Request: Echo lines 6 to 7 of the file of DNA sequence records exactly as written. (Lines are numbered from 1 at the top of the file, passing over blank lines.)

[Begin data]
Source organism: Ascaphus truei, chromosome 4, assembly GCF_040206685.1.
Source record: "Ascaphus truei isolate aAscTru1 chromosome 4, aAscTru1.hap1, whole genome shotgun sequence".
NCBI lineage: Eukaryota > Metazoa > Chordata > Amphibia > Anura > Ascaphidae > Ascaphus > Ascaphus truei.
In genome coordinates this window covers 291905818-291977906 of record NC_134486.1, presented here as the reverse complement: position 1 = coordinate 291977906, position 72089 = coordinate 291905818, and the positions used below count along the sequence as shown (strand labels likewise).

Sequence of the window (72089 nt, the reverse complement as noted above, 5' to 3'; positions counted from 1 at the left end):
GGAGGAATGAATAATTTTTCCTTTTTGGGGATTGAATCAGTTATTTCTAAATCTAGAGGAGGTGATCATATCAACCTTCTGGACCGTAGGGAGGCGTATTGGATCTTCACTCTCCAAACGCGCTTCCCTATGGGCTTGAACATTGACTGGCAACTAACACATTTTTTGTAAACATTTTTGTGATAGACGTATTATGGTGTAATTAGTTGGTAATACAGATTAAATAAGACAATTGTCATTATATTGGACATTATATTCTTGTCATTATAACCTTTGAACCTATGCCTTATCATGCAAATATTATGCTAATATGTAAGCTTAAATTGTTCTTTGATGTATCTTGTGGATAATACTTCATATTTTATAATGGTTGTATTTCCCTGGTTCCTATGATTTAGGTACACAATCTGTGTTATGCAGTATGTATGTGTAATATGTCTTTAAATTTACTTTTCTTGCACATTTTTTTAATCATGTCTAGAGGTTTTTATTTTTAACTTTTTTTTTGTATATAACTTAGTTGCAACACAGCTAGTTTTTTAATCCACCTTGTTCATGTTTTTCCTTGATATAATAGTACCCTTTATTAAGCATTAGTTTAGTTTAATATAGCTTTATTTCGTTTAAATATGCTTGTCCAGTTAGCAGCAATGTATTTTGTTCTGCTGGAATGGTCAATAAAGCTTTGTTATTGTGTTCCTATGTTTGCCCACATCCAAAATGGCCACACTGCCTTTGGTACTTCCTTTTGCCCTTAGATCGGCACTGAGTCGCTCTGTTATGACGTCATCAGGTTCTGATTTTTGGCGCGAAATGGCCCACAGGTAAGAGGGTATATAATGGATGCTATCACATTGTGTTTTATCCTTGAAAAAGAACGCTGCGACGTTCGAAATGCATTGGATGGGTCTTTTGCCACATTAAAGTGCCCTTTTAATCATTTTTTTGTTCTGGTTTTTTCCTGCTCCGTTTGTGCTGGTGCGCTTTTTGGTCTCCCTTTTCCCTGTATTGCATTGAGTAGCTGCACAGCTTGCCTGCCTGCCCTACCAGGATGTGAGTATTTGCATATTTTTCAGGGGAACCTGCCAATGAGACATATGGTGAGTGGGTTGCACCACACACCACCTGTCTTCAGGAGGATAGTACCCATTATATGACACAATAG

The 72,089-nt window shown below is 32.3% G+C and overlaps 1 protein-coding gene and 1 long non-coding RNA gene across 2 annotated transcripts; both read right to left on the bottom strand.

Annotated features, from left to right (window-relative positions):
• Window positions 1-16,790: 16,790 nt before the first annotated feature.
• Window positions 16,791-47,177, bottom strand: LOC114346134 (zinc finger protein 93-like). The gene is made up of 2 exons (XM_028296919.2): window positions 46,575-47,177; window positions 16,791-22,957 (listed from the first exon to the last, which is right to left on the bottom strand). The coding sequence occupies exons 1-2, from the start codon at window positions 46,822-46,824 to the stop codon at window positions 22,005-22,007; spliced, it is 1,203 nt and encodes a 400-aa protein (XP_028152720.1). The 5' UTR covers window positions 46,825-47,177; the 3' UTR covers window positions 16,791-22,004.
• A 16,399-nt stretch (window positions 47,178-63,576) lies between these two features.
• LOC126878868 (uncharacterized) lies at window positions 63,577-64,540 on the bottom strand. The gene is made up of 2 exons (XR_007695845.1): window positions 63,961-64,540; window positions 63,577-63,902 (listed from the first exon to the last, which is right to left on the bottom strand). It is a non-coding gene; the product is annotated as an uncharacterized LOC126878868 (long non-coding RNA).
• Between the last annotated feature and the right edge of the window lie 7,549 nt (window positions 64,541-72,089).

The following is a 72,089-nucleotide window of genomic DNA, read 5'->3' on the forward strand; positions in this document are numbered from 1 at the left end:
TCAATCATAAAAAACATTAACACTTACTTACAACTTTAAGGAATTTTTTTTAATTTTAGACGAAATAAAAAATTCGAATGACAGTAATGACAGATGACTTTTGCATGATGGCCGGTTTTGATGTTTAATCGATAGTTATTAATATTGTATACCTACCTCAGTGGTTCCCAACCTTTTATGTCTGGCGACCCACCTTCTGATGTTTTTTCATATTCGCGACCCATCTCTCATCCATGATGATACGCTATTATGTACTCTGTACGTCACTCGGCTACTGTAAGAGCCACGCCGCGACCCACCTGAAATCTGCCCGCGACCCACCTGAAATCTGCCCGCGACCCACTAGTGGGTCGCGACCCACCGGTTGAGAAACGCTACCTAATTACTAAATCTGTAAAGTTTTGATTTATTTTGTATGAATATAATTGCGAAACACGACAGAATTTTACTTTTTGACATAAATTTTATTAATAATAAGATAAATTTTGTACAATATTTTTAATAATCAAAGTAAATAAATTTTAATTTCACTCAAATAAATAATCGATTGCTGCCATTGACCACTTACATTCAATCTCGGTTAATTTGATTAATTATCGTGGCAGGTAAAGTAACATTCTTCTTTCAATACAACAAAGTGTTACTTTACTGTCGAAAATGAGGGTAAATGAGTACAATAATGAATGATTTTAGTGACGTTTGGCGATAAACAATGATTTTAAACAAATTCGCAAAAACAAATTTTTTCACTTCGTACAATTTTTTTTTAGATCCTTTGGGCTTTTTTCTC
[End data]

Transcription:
GGAGGAATGAATAATTTTTCCTTTTTGGGGATTGAATCAGTTATTTCTAAATCTAGAGGAGGTGATCATATCAACCTTCTGGACCGTAGGGAGGCGTATTGGATCTTCACTCTCCAAACGCGCTTCCCTATGGGCTTGAACATTGACTGGCAACTAACACATTTTTTGTAAACATTTTTGTGATAGACGTATTATGGTGTAATTAGTTGGTAATACAGATTAAATAAGACAATTGTCATTATATTGGACATTATATTCTTGTCATTATAACCTTTGAACCTATGCCTTATCATGCAAATATTATGCTAATATGTAAGCTTAAATTGTTCTTTGATGTATCTTGTGGATAATACTTCATATTTTATAATGGTTGTATTTCCCTGGTTCCTATGATTTAGGTACACAATCTGTGTTATGCAGTATGTATGTGTAATATGTCTTTAAATTTACTTTTCTTGCACATTTTTTTAATCATGTCTAGAGGTTTTTATTTTTAACTTTTTTTTTGTATATAACTTAGTTGCAACACAGCTAGTTTTTTAATCCACCTTGTTCATGTTTTTCCTTGATATAATAGTACCCTTTATTAAGCATTAGTTTAGTTTAATATAGCTTTATTTCGTTTAAATATGCTTGTCCAGTTAGCAGCAATGTATTTTGTTCTGCTGGAATGGTCAATAAAGCTTTGTTATTGTGTTCCTATGTTTGCCCACATCCAAAATGGCCACACTGCCTTTGGTACTTCCTTTTGCCCTTAGATCGGCACTGAGTCGCTCTGTTATGACGTCATCAGGTTCTGATTTTTGGCGCGAAATGGCCCACAGGTAAGAGGGTATATAATGGATGCTATCACATTGTGTTTTATCCTTGAAAAAGAACGCTGCGACGTTCGAAATGCATTGGATGGGTCTTTTGCCACATTAAAGTGCCCTTTTAATCATTTTTTTGTTCTGGTTTTTTCCTGCTCCGTTTGTGCTGGTGCGCTTTTTGGTCTCCCTTTTCCCTGTATTGCATTGAGTAGCTGCACAGCTTGCCTGCCTGCCCTACCAGGATGTGAGTATTTGCATATTTTTCAGGGGAACCTGCCAATGAGACATATGGTGAGTGGGTTGCACCACACACCACCTGTCTTCAGGAGGATAGTACCCATTATATGACACAATAG

The 72,089-nt window shown below is 32.3% G+C and overlaps 1 protein-coding gene and 1 long non-coding RNA gene across 2 annotated transcripts; both read right to left on the bottom strand.